This is a great idea:
The John S. and James L. Knight Foundation will award $900,000 to public library systems in New York City and Chicago, part of a larger pool of innovation grants worth nearly $3.5 million, to allow disadvantaged families and individuals to borrow portable Wi-Fi hotspots and take them home. (my emphasis)
The New York City Public Library’s pilot project will allow families to borrow mobile Wi-Fi hotspot devices for up to a year, with the goal of reaching 10,000 households. The program, which will receive $500,000 and will be run in the library’s 92 branches, is targeting users whose current access to the Internet is limited to 40 minutes a day.
The Chicago program, which will receive $400,000, has a much smaller window for borrowing—devices will be available for three-week loans, though the goal is to hone the loaning model and expand it over time. The Chicago program will also make laptops and tablets available, the Knight foundation said.
In both cases, the loaning of equipment will be coupled with training meant to increase borrowers’ overall digital literacy and Internet skill.
While the impetus for this initiative was to support families of K-12 students, note that borrowers may also be individuals. Thus adult learners who lack access to the Internet at home could benefit from this program as well — and it would be relatively easy in both cities to partner up with the adult education community to ensure that the digital literacy training offered is accessible to adults with low literacy.
Public libraries, by design, they are there to support learning and access to information for everyone in the communities they serve. Initiatives that look to public libraries as the focal point for community internet access is a good trend for adult education.
UPDATE 6/30/14: Another story about this initiative here.
AP reporter Julie Watson reports that the Los Angeles Public Library will be partnering with educational publisher Cengage Learning to offer a high school diploma program for adults and out-of-school youth—reportedly the first time a public library system has offered such a program. The library hopes to grant high school diplomas to 150 adults in the first year.
According to Watson, the library’s director, John Szabo, has already introduced 850 online courses for continuing education and a program that helps immigrants complete the requirements for U.S. citizenship.
It ail be interesting to see how this all plays out. It’s clear from Cengage’s press release that they expect to bring the program to other public libraries across the country.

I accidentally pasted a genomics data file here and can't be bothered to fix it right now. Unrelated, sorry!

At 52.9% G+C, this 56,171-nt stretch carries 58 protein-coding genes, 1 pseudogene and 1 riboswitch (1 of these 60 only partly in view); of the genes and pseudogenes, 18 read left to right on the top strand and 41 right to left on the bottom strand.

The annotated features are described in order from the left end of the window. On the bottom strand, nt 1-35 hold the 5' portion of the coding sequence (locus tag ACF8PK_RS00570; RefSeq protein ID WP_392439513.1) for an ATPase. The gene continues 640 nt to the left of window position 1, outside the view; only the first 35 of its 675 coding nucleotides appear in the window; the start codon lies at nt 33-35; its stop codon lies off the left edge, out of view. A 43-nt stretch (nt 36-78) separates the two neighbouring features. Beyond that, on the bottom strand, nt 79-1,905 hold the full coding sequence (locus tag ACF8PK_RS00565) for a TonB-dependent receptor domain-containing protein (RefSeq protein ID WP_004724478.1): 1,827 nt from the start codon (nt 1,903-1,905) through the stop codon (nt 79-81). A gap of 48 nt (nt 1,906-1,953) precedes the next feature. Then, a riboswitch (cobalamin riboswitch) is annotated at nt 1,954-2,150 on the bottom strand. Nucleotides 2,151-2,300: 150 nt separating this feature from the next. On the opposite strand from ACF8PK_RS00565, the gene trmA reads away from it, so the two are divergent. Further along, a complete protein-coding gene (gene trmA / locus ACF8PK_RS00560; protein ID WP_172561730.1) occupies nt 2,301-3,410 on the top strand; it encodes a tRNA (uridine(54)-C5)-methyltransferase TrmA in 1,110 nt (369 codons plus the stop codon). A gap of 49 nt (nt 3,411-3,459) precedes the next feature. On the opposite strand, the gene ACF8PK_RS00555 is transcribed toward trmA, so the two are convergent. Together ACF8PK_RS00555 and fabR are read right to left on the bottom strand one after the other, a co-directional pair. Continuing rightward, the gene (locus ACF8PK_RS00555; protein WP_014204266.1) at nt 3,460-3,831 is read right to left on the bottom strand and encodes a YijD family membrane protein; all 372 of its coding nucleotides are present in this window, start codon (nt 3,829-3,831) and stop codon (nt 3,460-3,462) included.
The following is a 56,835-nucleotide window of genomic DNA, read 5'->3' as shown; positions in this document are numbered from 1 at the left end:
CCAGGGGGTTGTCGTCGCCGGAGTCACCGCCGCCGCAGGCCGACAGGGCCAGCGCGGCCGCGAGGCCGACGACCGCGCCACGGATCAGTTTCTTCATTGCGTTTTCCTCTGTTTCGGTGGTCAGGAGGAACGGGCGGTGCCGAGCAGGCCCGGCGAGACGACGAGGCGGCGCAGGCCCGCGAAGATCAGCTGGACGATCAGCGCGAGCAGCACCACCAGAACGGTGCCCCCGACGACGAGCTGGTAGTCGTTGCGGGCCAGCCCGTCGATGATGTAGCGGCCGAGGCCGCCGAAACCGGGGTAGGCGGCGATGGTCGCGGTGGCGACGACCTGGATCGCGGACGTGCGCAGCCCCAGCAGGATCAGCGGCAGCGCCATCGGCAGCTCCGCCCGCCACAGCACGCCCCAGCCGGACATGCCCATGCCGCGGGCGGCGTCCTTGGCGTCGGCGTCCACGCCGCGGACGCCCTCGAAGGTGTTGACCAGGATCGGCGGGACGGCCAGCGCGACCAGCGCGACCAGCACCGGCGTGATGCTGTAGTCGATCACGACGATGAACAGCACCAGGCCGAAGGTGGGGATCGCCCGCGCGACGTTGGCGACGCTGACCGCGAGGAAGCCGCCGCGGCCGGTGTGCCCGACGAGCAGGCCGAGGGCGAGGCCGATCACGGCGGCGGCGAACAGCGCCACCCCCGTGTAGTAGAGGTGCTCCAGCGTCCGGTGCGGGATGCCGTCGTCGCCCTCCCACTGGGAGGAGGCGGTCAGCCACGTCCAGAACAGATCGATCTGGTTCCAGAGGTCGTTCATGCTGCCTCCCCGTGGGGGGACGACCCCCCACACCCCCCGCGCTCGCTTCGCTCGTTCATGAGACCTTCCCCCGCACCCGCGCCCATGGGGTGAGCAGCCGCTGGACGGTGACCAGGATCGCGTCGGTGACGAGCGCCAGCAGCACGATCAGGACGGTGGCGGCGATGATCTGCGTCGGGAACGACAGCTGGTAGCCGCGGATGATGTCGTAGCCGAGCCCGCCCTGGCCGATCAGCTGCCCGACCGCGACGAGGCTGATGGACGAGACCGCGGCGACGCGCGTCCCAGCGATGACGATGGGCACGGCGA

It also marks the entry of Cengage Learning into the high school equivalency credential market.
An E-Rate increase has gathered some momentum over the last several months. The White House recently joined the effort by issuing a proposal (“ConnectED”) that basically outlines a vision for expanded connectivity powered by new E-Rate funds (in a nutshell: “to have 99% of American students connected to broadband Internet within five years”). More information here.
E-Rate is an interesting issue from a government education spending point of view because it’s not a legislative matter (that is, it doesn’t require Congress to act)—it only requires FCC approval.
Most of the attention on E-Rate is focused on K-12 schools, but it’s worth keeping an eye on from an adult education policy perspective as well, because public libraries are covered by the program. Faster/better connectivity at public libraries provides a benefit to adult leaners—particularly those enrolled in library-based adult education programs, of course, but also self-studiers (a population that adult education policy folks often forget about—a story for another day), or any learner enrolled in a program anywhere who uses their local public library for supplementary study outside of class. Back in June, ALA issued statement in support of the administration’s ConnectEd proposal that noted the role that library broadband connectivity plays in adult education:
“At any given point in the day a library can enable: a student live-chatting with an online tutor for homework help, a parent communicating with his child’s teacher via the online course management system, a high school student taking an Advanced Placement course online, a small class taking an online GED training course, students of all ages participating in real-time distance learning and a professional completing a recertification course. These are just a few of the Internet-based services the E-rate program helps support in America’s libraries. Virtually all public libraries provide no-fee access to computers and the Internet, including WiFi.” (my emphasis)
What would be even better, of course, would be an E-Rate program that allowed community-based adult education programs to apply for the discount as well as schools and libraries.